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How to Connect with Children

The skill of connection is a key foundational tool. It means letting children know that you are there for them and really care. Children feel connected to you when they feel listened to, taken seriously and are respectfully involved in problem solving in an age-appropriate manner, so they feel a sense of power over their lives. However, connection doesn’t mean pampering or giving in to unreasonable demands – children need to see that you maintain respect for yourself as well as them – the key is a sense of mutual respect.

So how do we create a sense of connection with our children? Here are some tips:

  1. Practise active listening. That means putting down whatever you’re doing and giving them your full attention. If it’s difficult to do at the time, it’s okay to say that you’re busy right now but will put aside some special time just for them as soon as you’re finished – then make sure you keep your word.

  1. Validate their feelings. Children feel connected when they feel understood. For example: “I can see that you’re feeling really frustrated right now…it can be hard to stop playing when you’re having such a good time, but it’s time for bed.”

  1. Respectfully share your feelings when it’s appropriate. Our children feel special when you respectfully and appropriately share something about yourself. For example, you could share about a time you went through a similar experience, and how it made you feel.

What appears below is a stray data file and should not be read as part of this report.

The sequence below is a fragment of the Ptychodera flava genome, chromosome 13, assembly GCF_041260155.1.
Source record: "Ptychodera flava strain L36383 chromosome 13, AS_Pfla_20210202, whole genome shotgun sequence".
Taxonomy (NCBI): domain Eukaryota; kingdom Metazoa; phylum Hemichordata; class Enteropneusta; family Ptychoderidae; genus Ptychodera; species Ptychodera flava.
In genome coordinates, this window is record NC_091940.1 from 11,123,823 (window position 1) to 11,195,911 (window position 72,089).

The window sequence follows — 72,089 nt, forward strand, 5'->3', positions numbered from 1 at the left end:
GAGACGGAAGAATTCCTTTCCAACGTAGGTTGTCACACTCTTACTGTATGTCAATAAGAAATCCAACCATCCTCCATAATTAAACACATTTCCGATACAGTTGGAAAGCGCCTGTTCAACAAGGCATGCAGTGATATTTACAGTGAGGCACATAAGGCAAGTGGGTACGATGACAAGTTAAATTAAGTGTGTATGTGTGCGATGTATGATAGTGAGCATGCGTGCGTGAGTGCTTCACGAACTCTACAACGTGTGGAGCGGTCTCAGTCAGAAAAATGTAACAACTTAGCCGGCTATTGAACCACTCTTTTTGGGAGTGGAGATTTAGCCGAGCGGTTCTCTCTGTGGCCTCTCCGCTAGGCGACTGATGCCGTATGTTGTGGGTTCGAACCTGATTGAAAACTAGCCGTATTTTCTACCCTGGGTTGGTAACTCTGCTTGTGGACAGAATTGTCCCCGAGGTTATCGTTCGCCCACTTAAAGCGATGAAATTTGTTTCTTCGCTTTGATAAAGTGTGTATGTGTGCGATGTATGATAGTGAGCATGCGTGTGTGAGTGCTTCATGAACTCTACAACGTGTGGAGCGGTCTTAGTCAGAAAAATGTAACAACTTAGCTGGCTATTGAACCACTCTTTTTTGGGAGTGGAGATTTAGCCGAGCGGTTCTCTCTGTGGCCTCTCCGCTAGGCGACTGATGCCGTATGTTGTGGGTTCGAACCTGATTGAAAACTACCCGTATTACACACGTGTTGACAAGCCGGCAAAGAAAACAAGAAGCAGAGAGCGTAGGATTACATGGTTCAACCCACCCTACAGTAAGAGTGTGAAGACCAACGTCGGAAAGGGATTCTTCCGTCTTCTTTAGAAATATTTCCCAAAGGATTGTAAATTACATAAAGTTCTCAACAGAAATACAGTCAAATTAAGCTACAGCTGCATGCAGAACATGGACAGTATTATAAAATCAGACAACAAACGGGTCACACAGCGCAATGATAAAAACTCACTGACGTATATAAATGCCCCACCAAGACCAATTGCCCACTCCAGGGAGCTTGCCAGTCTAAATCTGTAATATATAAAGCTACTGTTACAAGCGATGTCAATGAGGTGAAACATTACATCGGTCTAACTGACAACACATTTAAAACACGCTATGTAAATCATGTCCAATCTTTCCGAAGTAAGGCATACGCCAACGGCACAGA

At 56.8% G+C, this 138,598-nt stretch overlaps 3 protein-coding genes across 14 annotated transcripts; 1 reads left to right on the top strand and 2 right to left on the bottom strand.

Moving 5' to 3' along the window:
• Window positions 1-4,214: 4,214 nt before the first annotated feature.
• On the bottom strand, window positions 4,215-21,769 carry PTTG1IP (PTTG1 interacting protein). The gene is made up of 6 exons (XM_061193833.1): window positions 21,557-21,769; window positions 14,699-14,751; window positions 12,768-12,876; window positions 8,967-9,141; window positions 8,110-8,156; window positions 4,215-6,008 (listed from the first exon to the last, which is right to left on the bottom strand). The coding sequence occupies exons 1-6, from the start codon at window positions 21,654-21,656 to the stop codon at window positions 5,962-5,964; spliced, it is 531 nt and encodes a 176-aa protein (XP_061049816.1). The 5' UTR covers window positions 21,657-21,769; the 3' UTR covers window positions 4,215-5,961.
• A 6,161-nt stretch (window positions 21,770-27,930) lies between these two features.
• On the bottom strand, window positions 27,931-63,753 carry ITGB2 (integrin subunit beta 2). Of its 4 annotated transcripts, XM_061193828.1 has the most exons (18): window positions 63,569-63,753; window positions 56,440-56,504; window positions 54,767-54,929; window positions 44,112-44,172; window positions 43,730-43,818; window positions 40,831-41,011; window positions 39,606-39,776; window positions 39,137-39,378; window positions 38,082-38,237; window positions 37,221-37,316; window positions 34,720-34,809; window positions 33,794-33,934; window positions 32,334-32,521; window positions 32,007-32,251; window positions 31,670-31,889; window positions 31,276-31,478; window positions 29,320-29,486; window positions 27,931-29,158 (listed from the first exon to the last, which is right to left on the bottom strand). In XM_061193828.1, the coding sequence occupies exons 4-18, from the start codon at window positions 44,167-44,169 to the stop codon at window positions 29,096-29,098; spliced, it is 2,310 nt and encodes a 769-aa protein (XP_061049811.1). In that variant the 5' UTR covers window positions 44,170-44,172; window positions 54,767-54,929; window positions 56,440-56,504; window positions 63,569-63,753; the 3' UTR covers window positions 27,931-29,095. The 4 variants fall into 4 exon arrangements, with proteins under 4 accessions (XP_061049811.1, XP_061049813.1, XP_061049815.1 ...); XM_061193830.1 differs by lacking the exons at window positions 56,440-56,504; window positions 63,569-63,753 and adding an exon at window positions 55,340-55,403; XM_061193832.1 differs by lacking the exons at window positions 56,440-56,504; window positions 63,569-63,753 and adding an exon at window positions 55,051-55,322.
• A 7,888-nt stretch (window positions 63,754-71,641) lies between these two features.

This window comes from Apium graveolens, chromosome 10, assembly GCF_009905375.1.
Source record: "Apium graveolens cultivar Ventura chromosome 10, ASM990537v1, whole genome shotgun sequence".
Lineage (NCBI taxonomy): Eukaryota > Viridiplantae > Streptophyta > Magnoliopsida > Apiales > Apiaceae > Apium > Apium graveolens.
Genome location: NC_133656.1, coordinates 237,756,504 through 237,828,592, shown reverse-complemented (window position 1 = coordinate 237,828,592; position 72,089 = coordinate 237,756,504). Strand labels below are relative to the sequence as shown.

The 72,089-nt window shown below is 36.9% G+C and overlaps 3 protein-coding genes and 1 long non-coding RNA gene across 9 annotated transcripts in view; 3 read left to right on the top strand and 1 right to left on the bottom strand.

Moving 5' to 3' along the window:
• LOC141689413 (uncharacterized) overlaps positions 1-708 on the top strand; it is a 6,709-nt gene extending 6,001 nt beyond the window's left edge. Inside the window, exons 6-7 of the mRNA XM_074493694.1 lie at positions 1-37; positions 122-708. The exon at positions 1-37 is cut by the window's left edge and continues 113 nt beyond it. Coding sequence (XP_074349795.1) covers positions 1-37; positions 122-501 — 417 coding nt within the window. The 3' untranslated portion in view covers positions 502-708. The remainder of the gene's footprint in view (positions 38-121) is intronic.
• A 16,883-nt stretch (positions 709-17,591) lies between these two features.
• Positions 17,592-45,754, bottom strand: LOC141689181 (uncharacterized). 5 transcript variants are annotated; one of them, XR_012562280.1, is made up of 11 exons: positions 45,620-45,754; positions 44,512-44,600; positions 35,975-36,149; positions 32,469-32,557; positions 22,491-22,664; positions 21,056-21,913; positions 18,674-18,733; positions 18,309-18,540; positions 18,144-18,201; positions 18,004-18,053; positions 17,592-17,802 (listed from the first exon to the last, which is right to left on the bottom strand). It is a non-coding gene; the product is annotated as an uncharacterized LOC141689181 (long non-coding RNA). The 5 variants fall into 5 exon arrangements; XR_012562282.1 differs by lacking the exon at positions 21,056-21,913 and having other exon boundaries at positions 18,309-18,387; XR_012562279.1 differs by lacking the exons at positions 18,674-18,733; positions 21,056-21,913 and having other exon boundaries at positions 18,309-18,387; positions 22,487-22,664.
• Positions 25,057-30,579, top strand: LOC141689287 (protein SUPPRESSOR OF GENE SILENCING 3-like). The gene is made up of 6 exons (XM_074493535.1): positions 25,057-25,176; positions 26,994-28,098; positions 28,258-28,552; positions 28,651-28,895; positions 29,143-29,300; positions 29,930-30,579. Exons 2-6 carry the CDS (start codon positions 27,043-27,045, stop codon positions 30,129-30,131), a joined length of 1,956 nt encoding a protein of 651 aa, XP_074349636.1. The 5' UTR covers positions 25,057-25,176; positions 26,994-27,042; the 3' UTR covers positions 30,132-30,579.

1. Have a solution-oriented approach. Focus on solutions with children, after a cooling off period. Figuring out together, “What do you think we can do differently to make sure everyone gets up on time for school?” can help get buy-in from our children and helps them feel respected and part of the process.

  1. Take time for teaching. One important saying is “Connection before Correction”. This means that we connect with our children first, allow space and model how to deal with big emotions. Only when things are calmer are children more receptive to learning. That is when we can teach, by modeling or role-play, life skills such as showing respect to others, having healthy boundaries or how to be a good friend.

  1. Spend Special Time. Scheduling in regular special dedicated time for your children, like a weekly Movie Night or football game, gives the message that they are important and matter. And, most importantly, that you enjoy spending time with them!

At the end of the day, we all need to feel a sense of belonging, connection and love. What a gift to give our children!

Be well,

Paula

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